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Roberto Clemente, who perished in a plane crash in 1972 while en route to Nicaragua, possessed one of the most desirable signatures in baseball. Obviously, his autograph is scarce for the above-mentioned reason but it is also tough as a result of something else.
During the final five or six seasons of his career (1967-1972), Clemente's assistant and valet (Phil Dorsey) signed a large amount of his fan mail. What is found in the marketplace today is Dorsey's signature, though once thought to be Clemente's. Discerning the difference between the two signatures can be quite difficult. In the 1950s, Clemente featured a long flowing signature on one plane, "Roberto Clemente." By 1960, Clemente started to stack his signature with his first name above his last. Clemente's signature is most commonly found on team baseballs, scorecards and 3x5s. Single-signed baseballs are found, but at a hefty price. His personal checks, most originating from the 1970s, can be found but, they too, come at a premium price.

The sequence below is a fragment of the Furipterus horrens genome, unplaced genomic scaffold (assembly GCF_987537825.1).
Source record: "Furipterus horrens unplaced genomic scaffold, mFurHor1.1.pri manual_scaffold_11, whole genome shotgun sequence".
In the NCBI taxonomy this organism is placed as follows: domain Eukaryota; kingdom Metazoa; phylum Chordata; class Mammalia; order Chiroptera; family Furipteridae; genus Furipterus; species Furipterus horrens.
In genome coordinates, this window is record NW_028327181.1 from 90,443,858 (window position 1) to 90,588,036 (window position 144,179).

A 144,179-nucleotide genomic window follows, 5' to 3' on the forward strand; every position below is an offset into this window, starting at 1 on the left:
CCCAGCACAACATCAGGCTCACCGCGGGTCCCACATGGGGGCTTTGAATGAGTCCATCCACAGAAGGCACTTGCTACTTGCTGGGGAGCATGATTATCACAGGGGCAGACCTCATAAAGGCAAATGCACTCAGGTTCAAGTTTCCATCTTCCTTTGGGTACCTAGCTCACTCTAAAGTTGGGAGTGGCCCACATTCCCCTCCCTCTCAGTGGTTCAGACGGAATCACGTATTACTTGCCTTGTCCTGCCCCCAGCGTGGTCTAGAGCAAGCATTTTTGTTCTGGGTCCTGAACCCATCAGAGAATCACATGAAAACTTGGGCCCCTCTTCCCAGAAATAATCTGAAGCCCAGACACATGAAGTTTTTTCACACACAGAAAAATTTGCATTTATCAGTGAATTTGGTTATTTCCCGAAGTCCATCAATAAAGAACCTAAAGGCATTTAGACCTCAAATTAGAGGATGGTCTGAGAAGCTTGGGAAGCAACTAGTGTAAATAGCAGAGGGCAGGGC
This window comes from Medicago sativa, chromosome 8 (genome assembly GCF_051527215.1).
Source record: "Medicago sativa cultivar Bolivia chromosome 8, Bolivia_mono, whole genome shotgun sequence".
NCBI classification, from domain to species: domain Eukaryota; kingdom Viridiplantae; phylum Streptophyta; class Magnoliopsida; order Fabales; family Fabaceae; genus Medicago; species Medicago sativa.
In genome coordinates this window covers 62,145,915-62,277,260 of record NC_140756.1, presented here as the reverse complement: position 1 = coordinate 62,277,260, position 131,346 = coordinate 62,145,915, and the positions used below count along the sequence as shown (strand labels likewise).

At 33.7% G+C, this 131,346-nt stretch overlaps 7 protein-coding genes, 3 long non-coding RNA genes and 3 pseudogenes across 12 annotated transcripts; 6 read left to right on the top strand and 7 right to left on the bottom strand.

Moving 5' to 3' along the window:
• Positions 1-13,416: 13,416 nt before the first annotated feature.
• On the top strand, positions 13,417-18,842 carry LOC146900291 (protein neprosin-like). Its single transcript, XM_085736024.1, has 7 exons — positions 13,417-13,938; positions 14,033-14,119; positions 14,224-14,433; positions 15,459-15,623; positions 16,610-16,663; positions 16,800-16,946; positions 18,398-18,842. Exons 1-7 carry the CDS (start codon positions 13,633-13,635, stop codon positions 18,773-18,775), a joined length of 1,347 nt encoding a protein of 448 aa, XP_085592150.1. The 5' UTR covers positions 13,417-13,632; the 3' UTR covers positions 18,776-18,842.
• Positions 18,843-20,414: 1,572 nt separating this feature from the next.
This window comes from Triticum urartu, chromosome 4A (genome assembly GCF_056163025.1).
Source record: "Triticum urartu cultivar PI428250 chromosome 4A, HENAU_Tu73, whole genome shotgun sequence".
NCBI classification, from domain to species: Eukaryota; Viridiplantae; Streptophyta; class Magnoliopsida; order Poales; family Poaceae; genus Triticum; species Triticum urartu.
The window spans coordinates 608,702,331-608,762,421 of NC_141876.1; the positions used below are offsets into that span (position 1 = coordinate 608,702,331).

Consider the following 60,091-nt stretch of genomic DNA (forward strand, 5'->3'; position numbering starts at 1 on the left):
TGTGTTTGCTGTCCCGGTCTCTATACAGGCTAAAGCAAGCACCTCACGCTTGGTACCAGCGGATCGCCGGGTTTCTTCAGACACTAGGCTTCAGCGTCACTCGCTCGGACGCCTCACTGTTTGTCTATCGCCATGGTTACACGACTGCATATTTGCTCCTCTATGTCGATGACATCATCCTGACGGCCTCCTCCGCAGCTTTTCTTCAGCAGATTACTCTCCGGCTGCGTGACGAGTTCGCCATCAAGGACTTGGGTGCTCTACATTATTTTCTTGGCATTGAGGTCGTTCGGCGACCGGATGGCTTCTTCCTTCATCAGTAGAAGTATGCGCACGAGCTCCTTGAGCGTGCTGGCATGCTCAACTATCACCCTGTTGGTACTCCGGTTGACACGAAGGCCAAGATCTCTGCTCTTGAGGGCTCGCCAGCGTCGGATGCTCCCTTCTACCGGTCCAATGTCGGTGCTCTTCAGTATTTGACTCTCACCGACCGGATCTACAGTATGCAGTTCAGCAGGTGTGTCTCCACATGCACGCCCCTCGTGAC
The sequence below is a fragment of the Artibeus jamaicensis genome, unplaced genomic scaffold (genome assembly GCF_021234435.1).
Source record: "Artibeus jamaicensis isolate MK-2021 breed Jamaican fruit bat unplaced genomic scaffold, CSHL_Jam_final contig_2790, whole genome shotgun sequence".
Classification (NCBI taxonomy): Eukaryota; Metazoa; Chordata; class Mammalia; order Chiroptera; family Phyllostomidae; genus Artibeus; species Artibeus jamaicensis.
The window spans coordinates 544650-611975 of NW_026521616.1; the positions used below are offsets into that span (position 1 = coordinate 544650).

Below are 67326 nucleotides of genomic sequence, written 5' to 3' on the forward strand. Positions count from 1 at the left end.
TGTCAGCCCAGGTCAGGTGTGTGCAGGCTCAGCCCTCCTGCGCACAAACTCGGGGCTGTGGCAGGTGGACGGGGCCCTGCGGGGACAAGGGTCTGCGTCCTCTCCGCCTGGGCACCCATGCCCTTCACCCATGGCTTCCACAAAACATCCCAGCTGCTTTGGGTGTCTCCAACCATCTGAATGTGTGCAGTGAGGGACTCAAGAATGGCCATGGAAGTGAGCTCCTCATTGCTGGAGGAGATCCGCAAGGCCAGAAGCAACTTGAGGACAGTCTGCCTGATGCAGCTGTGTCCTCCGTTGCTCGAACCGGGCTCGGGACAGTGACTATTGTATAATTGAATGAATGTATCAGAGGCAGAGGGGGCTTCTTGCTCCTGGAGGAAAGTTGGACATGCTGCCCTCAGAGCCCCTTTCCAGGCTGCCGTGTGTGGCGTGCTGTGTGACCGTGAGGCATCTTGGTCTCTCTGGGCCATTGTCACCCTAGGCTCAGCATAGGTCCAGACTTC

Roberto Clemente Walker (1934-1972) is widely considered the greatest Latin player to ever put on a Major League Baseball uniform. Clemente played his entire career with the Pittsburgh Pirates collecting exactly 3,000 hits, hit 240 home runs, had 1.305 RBI and batted .317 over 18-year seasons. Above and beyond his numbers at the plate, Bob possessed a powerful and precise arm that helped him achieve a .973 fielding percentage with 4,696 putouts. Roberto was selected to 15 All-Star games, twice was a World Series champion (1960, 1971) was a 12-time Gold Glove Award winner and was the 1966 National League’s Most Valuable Player. Clemente was heavily involved in humanitarian efforts in the third world Latin American countries and was killed on December 31, 1972 assisting in delivering aid to Nicaragua after an earthquake devastated the small country. Major League Baseball presents The Roberto Clemente Award to the player that best exemplifies Clemente’s humanitarian efforts. Roberto Clemente Walker was posthumously elected to the National Baseball Hall of Fame in 1973.